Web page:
What is Plan S?
Plan S is an initiative to move more quickly to full and immediate open access for funded research.
The intention of Plan S is to disrupt the academic publishing sector and to reform unsustainable journal business models. We expect that many journals will flip to become Plan S compliant. Plan S is due to come into force from 1 January 2020.
Some funders have signed up to Plan S, including United Kingdom Research and Innovation (UKRI) and Wellcome. Plan S funders will no longer cover the cost of open access publishing in subscription journals (called “Hybrid OA”). Wellcome have already updated their OA policy to incorporate Plan S, to come into force on 1 January 2020.
There is likely to be a grace period that allows researchers to publish in hybrid journals, if the publisher has signed a “transformative agreement” to change to full open access. After that, Plan S funders will only provide funds for publications that make articles immediately accessible upon publication (with no embargo) and publish under an open licence, like CC-BY. Article processing charges (APCs) will have a price cap applied.
Green open access publishing may be compliant with Plan S if the output is immediately available, with no embargo and an open licence, like CC-BY.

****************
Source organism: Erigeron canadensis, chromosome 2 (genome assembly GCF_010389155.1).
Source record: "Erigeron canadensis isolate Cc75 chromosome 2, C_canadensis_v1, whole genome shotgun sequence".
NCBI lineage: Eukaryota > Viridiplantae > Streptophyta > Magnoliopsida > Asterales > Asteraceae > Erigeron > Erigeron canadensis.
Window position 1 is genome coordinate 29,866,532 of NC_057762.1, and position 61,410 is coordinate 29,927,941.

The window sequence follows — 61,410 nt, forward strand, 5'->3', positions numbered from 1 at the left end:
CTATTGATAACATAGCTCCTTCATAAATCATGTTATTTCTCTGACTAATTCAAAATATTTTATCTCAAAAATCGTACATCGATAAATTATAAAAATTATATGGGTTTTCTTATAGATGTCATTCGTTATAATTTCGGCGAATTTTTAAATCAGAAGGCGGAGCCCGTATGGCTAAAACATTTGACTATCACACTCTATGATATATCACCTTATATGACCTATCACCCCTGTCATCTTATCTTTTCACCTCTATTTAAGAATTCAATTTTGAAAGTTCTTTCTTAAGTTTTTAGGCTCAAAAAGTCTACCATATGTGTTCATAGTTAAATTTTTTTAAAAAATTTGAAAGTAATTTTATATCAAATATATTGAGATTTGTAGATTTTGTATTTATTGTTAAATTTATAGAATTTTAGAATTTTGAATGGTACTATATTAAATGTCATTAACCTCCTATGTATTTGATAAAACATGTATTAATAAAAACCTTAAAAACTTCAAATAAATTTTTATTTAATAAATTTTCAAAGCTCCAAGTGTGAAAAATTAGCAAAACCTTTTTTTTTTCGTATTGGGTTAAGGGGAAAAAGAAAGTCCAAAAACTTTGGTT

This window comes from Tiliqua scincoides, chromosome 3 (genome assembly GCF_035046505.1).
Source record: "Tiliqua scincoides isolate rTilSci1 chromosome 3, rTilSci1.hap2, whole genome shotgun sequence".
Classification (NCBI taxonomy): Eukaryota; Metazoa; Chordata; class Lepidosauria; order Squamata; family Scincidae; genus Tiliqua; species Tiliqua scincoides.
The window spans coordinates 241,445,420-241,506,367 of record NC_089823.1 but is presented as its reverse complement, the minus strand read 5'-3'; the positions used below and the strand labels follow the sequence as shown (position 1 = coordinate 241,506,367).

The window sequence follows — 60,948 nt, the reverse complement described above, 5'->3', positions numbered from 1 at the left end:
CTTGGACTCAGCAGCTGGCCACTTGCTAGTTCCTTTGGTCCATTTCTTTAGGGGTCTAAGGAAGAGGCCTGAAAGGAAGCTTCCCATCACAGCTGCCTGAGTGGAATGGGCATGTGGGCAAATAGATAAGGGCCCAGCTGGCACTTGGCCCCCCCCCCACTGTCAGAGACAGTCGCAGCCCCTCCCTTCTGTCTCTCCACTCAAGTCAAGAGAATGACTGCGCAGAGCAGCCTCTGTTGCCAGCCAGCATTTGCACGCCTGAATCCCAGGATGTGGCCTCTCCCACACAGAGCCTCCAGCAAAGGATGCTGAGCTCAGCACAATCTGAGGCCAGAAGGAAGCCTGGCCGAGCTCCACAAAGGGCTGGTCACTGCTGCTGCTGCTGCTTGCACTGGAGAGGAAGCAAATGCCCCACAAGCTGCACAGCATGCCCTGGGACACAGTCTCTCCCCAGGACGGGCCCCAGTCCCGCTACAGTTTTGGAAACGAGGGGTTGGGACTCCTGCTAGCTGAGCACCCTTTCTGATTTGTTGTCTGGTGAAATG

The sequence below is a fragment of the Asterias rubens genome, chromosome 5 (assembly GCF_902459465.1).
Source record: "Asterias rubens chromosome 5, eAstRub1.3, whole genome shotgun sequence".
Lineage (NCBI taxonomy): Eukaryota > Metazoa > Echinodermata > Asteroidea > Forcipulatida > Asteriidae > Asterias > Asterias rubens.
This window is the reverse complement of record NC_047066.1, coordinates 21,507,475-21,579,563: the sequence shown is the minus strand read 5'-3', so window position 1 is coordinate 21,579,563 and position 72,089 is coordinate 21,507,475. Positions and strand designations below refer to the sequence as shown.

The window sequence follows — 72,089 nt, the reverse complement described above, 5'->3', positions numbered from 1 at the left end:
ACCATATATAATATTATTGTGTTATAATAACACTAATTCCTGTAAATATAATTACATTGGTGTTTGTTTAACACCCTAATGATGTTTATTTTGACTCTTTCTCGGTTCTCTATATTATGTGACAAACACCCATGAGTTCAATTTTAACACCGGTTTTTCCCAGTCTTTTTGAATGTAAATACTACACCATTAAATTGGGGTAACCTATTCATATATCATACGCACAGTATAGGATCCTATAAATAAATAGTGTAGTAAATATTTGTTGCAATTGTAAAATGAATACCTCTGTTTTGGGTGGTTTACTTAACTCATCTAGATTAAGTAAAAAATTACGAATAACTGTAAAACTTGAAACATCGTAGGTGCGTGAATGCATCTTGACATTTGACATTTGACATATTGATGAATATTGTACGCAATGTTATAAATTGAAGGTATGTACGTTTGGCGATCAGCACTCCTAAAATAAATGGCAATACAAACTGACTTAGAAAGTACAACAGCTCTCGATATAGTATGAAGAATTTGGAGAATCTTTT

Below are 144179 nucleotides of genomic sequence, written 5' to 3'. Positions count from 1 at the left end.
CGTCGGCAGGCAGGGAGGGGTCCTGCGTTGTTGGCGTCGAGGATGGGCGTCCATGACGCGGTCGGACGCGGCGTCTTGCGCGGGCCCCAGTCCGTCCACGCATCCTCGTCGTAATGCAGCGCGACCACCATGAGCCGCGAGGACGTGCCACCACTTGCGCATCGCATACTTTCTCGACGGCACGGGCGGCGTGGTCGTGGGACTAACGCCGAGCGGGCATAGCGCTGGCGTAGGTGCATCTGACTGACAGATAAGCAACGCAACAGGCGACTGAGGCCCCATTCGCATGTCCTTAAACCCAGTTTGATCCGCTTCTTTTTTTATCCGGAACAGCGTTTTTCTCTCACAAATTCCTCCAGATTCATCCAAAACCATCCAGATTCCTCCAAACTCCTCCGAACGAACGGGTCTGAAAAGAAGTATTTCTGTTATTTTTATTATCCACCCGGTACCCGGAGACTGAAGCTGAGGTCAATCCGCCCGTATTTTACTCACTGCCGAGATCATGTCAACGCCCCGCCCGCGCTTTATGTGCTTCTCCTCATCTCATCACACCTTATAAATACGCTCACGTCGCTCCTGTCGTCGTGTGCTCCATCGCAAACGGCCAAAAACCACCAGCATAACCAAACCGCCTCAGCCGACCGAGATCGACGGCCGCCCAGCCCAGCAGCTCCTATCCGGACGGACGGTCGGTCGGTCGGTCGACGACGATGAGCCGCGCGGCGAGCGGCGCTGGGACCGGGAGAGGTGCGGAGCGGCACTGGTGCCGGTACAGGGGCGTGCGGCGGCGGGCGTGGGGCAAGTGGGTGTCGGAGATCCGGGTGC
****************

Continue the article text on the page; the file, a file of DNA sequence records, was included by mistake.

Find out about the 10 principles of Plan S.
What action do I need to take?
Continue to upload your accepted manuscript via Symplectic as soon as you are accepted for publication to meet UKRI requirements for REF2021.
Our block grant can cover APCs for UKRI and COAF funded research while funds remain. But we encourage you to use the green route wherever possible when you decide where to publish.
Contact the Research Support Team to discuss the options for specific journals in your discipline.
Our approach to open access at Leeds hasn’t changed. Research England has stated that Plan S will not affect REF 2021 policy.
The details of Plan S are still being developed. We will update this information as Plan S progresses.
Why is Plan S needed?
The principle of Plan S is that research that has already cost money to publish, should not be locked behind paywalls.
Existing mandates and policies have accelerated the open access movement but hybrid has become the dominant form of open access publishing. The average cost of a hybrid APC is significantly more than in “pure” open access journals.
The rising cost of APCs makes open access publishing unsustainable. In 2013/14 the average APC was £1,580 rising to £1,988 in 2016/17 (UKRI figures (PDF)). In 2017/18 the University spent over £664,000 on just 316 UKRI funded APCs, an average of £2,100. 219 of these were hybrid, with an average individual cost of £2,287. The average pure gold APC cost £1,684.
Hybrid journals also generate greater income by what is known as double dipping. RLUK defines this as where “a publisher seeks an unwarrantable increase in revenues by levying article processing charges (APCs) for publication in a hybrid journal, while not providing a proportionate decrease in subscription costs”.
A criticism of Plan S is that it restricts academic freedom by limiting the choice of where and how to publish. But commercial publishers already enforce embargo periods that restrict access to the scholarly literature.
Some journals increased their embargo period to prevent sharing via the “green” route, forcing the payment of an APC to meet selected funder requirements. Some publishers have shown a more positive response, for example Emerald has removed embargoes altogether.